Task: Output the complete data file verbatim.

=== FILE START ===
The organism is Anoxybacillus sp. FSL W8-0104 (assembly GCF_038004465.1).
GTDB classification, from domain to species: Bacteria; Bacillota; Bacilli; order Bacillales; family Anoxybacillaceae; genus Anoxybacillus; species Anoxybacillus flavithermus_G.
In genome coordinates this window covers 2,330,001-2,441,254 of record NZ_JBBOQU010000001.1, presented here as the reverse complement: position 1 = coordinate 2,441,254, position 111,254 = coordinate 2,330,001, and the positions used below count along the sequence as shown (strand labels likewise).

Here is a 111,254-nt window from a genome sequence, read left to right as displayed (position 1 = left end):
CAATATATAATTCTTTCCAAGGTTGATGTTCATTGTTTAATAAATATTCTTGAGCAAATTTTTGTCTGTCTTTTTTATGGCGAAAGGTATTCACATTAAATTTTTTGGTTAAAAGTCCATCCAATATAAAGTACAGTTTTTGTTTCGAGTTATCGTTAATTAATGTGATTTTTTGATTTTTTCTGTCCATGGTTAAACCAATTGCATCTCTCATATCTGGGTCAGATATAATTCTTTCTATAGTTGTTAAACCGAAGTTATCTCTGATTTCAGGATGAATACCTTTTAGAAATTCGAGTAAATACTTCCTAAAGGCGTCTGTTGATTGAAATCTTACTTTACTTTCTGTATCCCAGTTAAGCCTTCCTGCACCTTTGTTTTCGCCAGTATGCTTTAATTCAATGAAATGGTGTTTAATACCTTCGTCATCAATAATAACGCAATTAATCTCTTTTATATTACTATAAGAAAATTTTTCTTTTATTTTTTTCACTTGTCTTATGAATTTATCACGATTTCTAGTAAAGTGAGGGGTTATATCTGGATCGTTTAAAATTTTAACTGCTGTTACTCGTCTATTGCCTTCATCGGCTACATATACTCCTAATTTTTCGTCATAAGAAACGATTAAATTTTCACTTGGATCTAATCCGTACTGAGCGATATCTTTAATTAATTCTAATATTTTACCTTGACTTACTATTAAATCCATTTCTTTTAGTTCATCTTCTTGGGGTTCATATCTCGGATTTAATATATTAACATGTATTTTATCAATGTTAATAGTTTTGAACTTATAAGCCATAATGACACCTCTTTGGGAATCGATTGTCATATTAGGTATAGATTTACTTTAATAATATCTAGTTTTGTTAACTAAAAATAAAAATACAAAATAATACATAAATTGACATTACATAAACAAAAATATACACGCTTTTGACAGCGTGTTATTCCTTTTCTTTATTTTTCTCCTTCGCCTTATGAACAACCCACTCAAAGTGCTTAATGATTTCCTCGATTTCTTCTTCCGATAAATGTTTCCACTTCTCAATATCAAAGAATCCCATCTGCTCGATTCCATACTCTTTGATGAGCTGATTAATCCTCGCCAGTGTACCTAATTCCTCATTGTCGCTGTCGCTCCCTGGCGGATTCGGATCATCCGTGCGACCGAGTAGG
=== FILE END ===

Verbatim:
The organism is Anoxybacillus sp. FSL W8-0104 (assembly GCF_038004465.1).
GTDB classification, from domain to species: Bacteria; Bacillota; Bacilli; order Bacillales; family Anoxybacillaceae; genus Anoxybacillus; species Anoxybacillus flavithermus_G.
In genome coordinates this window covers 2,330,001-2,441,254 of record NZ_JBBOQU010000001.1, presented here as the reverse complement: position 1 = coordinate 2,441,254, position 111,254 = coordinate 2,330,001, and the positions used below count along the sequence as shown (strand labels likewise).

Here is a 111,254-nt window from a genome sequence, read left to right as displayed (position 1 = left end):
CAATATATAATTCTTTCCAAGGTTGATGTTCATTGTTTAATAAATATTCTTGAGCAAATTTTTGTCTGTCTTTTTTATGGCGAAAGGTATTCACATTAAATTTTTTGGTTAAAAGTCCATCCAATATAAAGTACAGTTTTTGTTTCGAGTTATCGTTAATTAATGTGATTTTTTGATTTTTTCTGTCCATGGTTAAACCAATTGCATCTCTCATATCTGGGTCAGATATAATTCTTTCTATAGTTGTTAAACCGAAGTTATCTCTGATTTCAGGATGAATACCTTTTAGAAATTCGAGTAAATACTTCCTAAAGGCGTCTGTTGATTGAAATCTTACTTTACTTTCTGTATCCCAGTTAAGCCTTCCTGCACCTTTGTTTTCGCCAGTATGCTTTAATTCAATGAAATGGTGTTTAATACCTTCGTCATCAATAATAACGCAATTAATCTCTTTTATATTACTATAAGAAAATTTTTCTTTTATTTTTTTCACTTGTCTTATGAATTTATCACGATTTCTAGTAAAGTGAGGGGTTATATCTGGATCGTTTAAAATTTTAACTGCTGTTACTCGTCTATTGCCTTCATCGGCTACATATACTCCTAATTTTTCGTCATAAGAAACGATTAAATTTTCACTTGGATCTAATCCGTACTGAGCGATATCTTTAATTAATTCTAATATTTTACCTTGACTTACTATTAAATCCATTTCTTTTAGTTCATCTTCTTGGGGTTCATATCTCGGATTTAATATATTAACATGTATTTTATCAATGTTAATAGTTTTGAACTTATAAGCCATAATGACACCTCTTTGGGAATCGATTGTCATATTAGGTATAGATTTACTTTAATAATATCTAGTTTTGTTAACTAAAAATAAAAATACAAAATAATACATAAATTGACATTACATAAACAAAAATATACACGCTTTTGACAGCGTGTTATTCCTTTTCTTTATTTTTCTCCTTCGCCTTATGAACAACCCACTCAAAGTGCTTAATGATTTCCTCGATTTCTTCTTCCGATAAATGTTTCCACTTCTCAATATCAAAGAATCCCATCTGCTCGATTCCATACTCTTTGATGAGCTGATTAATCCTCGCCAGTGTACCTAATTCCTCATTGTCGCTGTCGCTCCCTGGCGGATTCGGATCATCCGTGCGACCGAGTAGG